One of the main characters in Nick Hornby’s novel About a Boy and the eponymous film based upon it is Fiona. Fiona is Marcus’ forty-year-old mother, who tries to raise Marcus as a perfect person into a falling world on her own, ever since she divorced Marcus’ father several years ago. Until the very end of the story, Fiona is incapable of seeing her own wrongs, and thus, she raises her son as a boy who seemingly is every parent’s dream, but also is unfamiliar with social norms in areas such as clothing, music and speech, and all this results in that he’s being bullied at school. Even when she finally hears about the social slaughter he experiences every day, she’s still of the opinion that everything that matters is that he is himself, and that he shouldn’t care about them and what they think. This whole side story about Fiona slowly understanding how the world works, and the difference between theoretical and practical ideologies, has an obvious moral: Ofcourse you should always be yourself, but you should also adjust after the world; if everyone goes as they want, nothing will work. Another moral of the story can simply be that you can’t always save everyone; sometimes you just have to help yourself and try not to think of the others. Fiona’s life was already a mass of grief and sorrow because of herself, so when she tried to help Marcus as well, it all fell apart for both of them. Her suicide attempt was ofcourse the biggest break-through, leading Marcus to worry much more about her for a long period of time, leading the two of them into an evil circle where neither could help themselves simply because they cared too much about the other.
Even though she in the beginning of the novel sees herself as the perfect mother as she doesn’t raise her son to be a sheep, she realises more and more throughout the story that she’s wrong, and that she has been too ignorant to understand that everything she does isn’t always right. Towards the end of the end of the film, for example, she has totally change her mind about forcing Marcus to be a vegetarian, even suggesting that they should go eat at McDonald’s. To simplify, I can explain how she sees herself in three states: in the first half of the book, she sees herself as a perfect parent doing nothing wrong in raising Marcus. When she at last realise that everything after all isn’t perfect, she sees herself as an awful human being. When she’s gotten over the shock, she instead focuses on trying to better herself, and again she sees herself as a good mother, which she is, in the very end.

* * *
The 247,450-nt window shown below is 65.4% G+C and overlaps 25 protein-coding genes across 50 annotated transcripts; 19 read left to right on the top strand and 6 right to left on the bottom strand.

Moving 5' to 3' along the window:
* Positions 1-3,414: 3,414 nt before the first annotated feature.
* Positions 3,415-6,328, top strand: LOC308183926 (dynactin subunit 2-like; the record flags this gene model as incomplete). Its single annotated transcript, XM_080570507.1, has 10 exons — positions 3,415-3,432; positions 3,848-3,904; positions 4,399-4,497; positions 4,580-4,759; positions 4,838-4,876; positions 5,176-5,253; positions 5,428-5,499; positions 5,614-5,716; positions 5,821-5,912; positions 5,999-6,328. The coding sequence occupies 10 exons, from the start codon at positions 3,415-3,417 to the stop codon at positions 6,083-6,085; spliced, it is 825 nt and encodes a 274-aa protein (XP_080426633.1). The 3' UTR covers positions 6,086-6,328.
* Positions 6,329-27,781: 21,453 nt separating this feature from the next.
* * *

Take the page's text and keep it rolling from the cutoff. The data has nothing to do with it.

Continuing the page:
It is hard to tell how other characters see Fiona, as this varies a lot. Marcus obviously cares very much about her, but love can also turn into temporary hate, as for example when he lost respect for her after her suicide attempt. He cares for her and tries to help her, but when he realises he can’t help her, he instead ignores the problem, going home to Will instead of coming home to face the problem. Will finds himself annoyed by her and how ignorant she is towards the norms that destroy Marcus, and how she simply won’t listen to him when he tries to help Marcus.
Even though Fiona is one of the less important main characters, she is the obvious connection between Marcus and Will, as well as what sets the entire story of with her attempted suicide, as it makes Marcus start going to Will’s house after school, instead of home, where he would be forced to face her depression. Her suicide attempt was ofcourse not a good thing, yet it was what started the entire story, changing her, Will’s and Marcus’ lives forever.
To me, About a Boy is a happy ending-story, in which I mean it seems like everything goes fine in the end, and thus, I don’t think that much could happen to change this. I would believe her life continues without a sign of her depression again, and that she soon finds a boyfriend to live with her and Marcus, and well… live happily ever after.
To the extent possible under law, the creator has waived all copyright and related or neighboring rights to this work. Terms and conditions beyond the scope of this waiver may be available at this page.